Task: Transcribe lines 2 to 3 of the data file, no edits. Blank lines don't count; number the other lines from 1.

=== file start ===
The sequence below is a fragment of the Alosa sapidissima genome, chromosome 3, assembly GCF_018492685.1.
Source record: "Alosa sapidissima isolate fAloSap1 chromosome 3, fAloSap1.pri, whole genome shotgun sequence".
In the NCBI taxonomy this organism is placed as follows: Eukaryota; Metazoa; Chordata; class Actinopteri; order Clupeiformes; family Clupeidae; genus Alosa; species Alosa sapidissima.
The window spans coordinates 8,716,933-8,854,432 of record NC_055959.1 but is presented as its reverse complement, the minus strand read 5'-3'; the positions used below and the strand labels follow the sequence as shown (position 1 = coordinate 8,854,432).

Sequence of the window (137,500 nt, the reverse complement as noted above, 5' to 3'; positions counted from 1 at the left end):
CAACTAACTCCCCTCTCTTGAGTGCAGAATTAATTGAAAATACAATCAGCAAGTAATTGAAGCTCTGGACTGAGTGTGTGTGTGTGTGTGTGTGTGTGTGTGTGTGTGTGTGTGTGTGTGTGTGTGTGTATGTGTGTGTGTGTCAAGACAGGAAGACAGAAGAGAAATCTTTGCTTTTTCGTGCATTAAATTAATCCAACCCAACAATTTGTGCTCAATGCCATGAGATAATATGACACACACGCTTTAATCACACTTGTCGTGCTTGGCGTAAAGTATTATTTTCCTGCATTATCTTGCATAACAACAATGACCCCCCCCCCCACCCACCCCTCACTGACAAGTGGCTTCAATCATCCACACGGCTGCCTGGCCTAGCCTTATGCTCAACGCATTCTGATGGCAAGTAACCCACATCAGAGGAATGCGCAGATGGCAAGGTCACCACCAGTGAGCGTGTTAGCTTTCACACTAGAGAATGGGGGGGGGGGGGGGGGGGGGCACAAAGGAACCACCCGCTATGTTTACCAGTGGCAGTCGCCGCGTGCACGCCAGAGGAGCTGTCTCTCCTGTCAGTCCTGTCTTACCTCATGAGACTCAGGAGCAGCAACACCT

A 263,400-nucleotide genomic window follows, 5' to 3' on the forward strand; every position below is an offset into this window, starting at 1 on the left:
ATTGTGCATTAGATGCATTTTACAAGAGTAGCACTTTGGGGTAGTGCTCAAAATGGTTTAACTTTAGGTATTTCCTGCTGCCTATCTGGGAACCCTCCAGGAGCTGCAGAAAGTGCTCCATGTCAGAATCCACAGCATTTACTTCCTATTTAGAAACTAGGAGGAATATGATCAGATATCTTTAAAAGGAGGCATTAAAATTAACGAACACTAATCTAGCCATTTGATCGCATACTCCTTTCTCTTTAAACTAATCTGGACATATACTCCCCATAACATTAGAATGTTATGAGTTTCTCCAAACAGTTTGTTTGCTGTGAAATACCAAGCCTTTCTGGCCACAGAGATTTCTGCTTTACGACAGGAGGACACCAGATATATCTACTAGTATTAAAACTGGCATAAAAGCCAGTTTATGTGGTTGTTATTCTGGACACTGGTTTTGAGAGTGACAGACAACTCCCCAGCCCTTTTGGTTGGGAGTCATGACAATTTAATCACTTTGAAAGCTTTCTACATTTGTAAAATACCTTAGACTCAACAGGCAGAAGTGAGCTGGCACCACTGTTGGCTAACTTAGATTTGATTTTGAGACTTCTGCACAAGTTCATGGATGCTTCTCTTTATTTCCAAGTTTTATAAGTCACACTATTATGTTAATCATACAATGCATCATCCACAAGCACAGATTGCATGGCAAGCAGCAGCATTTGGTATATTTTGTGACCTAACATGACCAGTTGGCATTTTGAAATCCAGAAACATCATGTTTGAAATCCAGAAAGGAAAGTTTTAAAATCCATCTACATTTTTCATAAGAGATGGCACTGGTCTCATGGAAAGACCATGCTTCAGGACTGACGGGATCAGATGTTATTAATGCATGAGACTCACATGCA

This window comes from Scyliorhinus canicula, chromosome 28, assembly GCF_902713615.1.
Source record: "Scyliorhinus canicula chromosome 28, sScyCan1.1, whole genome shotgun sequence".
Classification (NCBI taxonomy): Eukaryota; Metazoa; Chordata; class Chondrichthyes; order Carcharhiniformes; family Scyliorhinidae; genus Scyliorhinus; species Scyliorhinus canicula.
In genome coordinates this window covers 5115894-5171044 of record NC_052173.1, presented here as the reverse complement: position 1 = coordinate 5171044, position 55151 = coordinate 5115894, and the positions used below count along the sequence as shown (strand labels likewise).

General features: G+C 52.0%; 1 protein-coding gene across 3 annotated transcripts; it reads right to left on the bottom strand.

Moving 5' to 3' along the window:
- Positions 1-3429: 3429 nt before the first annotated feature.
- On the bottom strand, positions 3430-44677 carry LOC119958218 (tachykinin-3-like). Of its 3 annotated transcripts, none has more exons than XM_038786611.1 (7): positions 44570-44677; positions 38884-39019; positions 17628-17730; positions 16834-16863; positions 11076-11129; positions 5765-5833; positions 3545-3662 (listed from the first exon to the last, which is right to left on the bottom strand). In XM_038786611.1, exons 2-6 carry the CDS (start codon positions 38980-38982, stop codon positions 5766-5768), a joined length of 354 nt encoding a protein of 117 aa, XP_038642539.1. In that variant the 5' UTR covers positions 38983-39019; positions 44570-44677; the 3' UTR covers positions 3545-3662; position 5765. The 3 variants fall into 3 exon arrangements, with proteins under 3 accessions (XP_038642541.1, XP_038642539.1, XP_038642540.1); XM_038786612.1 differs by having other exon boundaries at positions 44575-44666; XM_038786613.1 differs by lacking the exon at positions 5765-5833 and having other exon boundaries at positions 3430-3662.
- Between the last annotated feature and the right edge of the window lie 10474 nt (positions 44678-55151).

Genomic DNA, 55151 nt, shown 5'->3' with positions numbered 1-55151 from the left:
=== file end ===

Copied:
Source record: "Alosa sapidissima isolate fAloSap1 chromosome 3, fAloSap1.pri, whole genome shotgun sequence".
In the NCBI taxonomy this organism is placed as follows: Eukaryota; Metazoa; Chordata; class Actinopteri; order Clupeiformes; family Clupeidae; genus Alosa; species Alosa sapidissima.